“My journey started at Agege, Pen Cinema, to Kano, where I met other girls . On our journey in the desert, our vehicle had technical problems. I got scared and started crying, I wanted to go back but I was told to pay N100,000.
“When I got to Libya, the woman I was supposed to meet was nowhere to be found. I was told she was in Italy. I confronted my friend who linked me up with the opportunity to express my disappointment to her because this was not what we agreed.
“ I spent three years and some months in Libya working as a house maid. I was told to pay 1.7million naira to the agent that facilitated the journey. I was shocked and surprised because none of this was mentioned to me, I was only promised help, and was told that whatever I wished to do after, would be appreciated. Other Nigerian ladies I met there told me how they were deceived with mouth watery promises of good jobs.
For me, the family I stayed with could speak English .So, it was easy for me to communicate. However after paying, my agent still collected my 10 months’ salary, without giving me a dime. This was because we were not paid directly.
“ I didn’t know what to do because I didn’t inform my parents about my journey to Libya. Even when I got there, I lied to them that I was in Dubai. I came back to Nigeria to continue my education, even if I have to start afresh. I hope other Nigerian youths will learn from my story” she said bitterly.
Chained for 10 days
During a chat with 23-year-old Bose, an Ogun state born, she spoke with difficulty as she was still writhing in excruciating pains from her broken leg.
Her ordeal was the most pathetic as she revealed that she was chained for 10 days for refusing to go into prostitution , in order to pay her agent.
According to her: “After completing my apprenticeship in nursing here in Nigeria, I got an opportunity to work overseas as a trainee for six months. I was not the only one involved. I got excited and jumped on the opportunity. I went with my certificate with the hope of getting a job after the training, unknown to all of us that we were being taken to Libya for prostitution and human trafficking.
“The picture of what we would face yonder started in the one month journey in the desert. When we arrived there, I was shocked that all they told us about getting jobs and training were lies.
“Rather, I was sold to a Nigerian family . This was a routine for everyone who was taken there with the promise of getting a Job. To my greatest surprise, the human trafficking business was mostly done by Nigerians who have stayed long there. That is one major way of making money. They sell us to families in need of our services, especially for prostitution ,so we can be used to make money for them.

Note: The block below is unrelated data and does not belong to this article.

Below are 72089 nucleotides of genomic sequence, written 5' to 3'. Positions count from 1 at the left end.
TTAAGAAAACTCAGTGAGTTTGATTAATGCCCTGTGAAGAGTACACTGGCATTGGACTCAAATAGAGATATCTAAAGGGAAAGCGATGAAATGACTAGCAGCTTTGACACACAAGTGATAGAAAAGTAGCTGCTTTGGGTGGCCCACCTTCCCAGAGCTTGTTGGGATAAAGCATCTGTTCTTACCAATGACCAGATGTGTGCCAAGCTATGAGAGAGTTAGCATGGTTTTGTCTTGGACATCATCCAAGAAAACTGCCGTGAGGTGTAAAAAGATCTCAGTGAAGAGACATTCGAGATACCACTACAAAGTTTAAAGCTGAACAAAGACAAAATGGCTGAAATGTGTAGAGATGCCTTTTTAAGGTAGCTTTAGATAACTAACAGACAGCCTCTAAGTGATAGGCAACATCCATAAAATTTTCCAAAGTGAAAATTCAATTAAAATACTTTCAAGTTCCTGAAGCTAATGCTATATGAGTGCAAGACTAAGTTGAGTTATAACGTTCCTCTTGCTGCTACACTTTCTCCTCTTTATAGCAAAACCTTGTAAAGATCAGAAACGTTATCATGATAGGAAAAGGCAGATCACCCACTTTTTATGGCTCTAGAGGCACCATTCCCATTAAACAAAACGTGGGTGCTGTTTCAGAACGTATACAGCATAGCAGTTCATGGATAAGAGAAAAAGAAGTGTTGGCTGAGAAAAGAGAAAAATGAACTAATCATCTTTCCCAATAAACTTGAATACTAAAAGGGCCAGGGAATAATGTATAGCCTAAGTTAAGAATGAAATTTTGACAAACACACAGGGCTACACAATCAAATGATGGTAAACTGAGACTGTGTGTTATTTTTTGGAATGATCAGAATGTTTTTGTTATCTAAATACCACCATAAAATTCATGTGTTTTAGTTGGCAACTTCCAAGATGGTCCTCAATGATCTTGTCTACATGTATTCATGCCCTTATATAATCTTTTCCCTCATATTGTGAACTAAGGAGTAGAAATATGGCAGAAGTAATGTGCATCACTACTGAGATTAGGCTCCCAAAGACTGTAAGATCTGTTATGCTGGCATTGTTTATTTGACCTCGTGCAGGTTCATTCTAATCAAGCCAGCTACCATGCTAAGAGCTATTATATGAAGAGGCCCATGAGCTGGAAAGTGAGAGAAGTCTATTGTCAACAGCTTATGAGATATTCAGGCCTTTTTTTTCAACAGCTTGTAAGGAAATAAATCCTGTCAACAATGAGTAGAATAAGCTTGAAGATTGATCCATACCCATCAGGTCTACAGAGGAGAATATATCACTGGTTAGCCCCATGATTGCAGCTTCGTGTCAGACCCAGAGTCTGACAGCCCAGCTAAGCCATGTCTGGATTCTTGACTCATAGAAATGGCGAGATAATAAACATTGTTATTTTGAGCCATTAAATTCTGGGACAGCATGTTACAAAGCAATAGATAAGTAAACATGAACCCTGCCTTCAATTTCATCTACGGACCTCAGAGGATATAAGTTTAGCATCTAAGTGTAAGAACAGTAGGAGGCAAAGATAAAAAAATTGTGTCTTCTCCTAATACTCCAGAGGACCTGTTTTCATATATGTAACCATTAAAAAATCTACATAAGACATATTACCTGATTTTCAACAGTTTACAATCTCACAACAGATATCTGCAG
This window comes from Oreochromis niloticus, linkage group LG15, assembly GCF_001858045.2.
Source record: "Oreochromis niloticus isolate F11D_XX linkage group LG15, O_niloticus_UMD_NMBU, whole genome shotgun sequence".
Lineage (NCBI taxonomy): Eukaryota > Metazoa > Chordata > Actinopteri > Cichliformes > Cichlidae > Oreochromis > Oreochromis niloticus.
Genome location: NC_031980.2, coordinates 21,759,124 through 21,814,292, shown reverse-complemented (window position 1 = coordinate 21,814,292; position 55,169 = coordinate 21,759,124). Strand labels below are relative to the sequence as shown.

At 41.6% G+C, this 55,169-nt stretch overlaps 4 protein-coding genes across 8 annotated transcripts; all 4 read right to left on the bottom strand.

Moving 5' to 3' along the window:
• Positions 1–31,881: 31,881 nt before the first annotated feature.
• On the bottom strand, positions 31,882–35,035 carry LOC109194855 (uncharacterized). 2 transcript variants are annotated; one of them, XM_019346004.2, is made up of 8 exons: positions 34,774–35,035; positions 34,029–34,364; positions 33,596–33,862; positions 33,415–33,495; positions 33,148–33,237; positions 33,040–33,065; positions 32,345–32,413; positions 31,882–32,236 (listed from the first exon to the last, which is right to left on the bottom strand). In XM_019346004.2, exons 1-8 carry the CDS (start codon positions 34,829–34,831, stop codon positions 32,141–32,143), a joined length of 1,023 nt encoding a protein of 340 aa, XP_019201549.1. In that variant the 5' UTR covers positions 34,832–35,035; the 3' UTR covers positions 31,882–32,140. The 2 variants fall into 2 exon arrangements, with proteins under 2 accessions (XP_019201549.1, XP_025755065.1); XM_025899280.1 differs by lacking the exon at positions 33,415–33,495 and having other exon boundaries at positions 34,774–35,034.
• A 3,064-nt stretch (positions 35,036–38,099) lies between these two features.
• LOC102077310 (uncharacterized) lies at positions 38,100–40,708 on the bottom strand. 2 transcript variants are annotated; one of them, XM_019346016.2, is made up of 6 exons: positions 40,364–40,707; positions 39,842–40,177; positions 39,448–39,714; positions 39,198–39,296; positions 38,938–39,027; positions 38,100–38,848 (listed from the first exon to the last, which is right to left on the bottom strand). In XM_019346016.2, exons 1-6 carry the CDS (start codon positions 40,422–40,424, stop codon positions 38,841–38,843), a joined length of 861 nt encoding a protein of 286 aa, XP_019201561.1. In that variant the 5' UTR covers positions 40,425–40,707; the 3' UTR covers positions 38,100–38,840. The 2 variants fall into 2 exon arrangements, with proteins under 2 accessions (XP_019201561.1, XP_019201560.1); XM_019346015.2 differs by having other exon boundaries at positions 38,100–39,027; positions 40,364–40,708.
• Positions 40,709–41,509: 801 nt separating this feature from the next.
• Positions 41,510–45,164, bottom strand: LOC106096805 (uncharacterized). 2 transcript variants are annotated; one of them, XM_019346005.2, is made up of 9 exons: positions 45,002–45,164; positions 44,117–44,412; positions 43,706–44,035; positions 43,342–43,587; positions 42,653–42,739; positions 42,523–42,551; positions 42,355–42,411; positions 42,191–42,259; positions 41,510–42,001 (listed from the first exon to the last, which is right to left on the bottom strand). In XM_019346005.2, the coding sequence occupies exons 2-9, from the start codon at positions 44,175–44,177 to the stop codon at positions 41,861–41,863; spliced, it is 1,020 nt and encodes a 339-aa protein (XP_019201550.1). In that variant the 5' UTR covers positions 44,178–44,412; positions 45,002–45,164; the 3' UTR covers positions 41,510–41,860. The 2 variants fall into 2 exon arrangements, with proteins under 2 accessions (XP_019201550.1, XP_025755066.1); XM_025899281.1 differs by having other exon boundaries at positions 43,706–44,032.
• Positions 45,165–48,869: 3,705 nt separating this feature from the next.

On getting to the Nigerian family I was sold to, I was chained with wire and a cloth was put in my throat, with tape covering my mouth. They told me I would remain there if I refused to go into prostitution, that it was the only job they could offer me. I rejected the offer and I was kept in a room for about a week and three days. The wife of the man later directed that I should be untied and sold away. “ When I got to the second family, I was taken to a place called connection house for prostitution. In the connection house, both boys and girls were kept there for prostitution. That is also a place where human beings are sold as in the days of slave trade
“I was lucky to get a telephone call from a man there , with which I contacted my family. That was how I managed to escape to Nigeria’s embassy.
“ But other girls are still trapped there. Some died of diseases while a lot of them are living with different types of venereal diseases because of the different types of men who came to have them against their volition. Some of these men would not take their bath for days . Some of them who looked sickly would not use condom”.
NEMA DG speaks
Director General of NEMA, Alhaji Mustapha Ahmed who received the last batch of Nigerian returnees from Libya , Wednesday, admonished them to adopt a positive attitude towards life challenges.
Represented by the Lagos Territorial Office Coordinator, Ibrahim Farinloye, he said, “It is normal in life to struggle for better and improved living conditions. But in the struggle, we must avoid endangering our lives. There is nowhere in the world that its citizens will not have to strive to attain a good life within the limited resources available in that country.
“Nigeria is better endowed than most countries where young Nigerians are travelling to seek greener pastures. What we need to do is for all of us to look inward and avail ourselves of the countless opportunities in Nigeria.
“ Government of the day has been providing an enabling environment for us to thrive and will continue to cooperate with development partners in creating level playing grounds for all Nigerians in the country”, he said even as he advised them to discourage other youths who have the intention of migrating.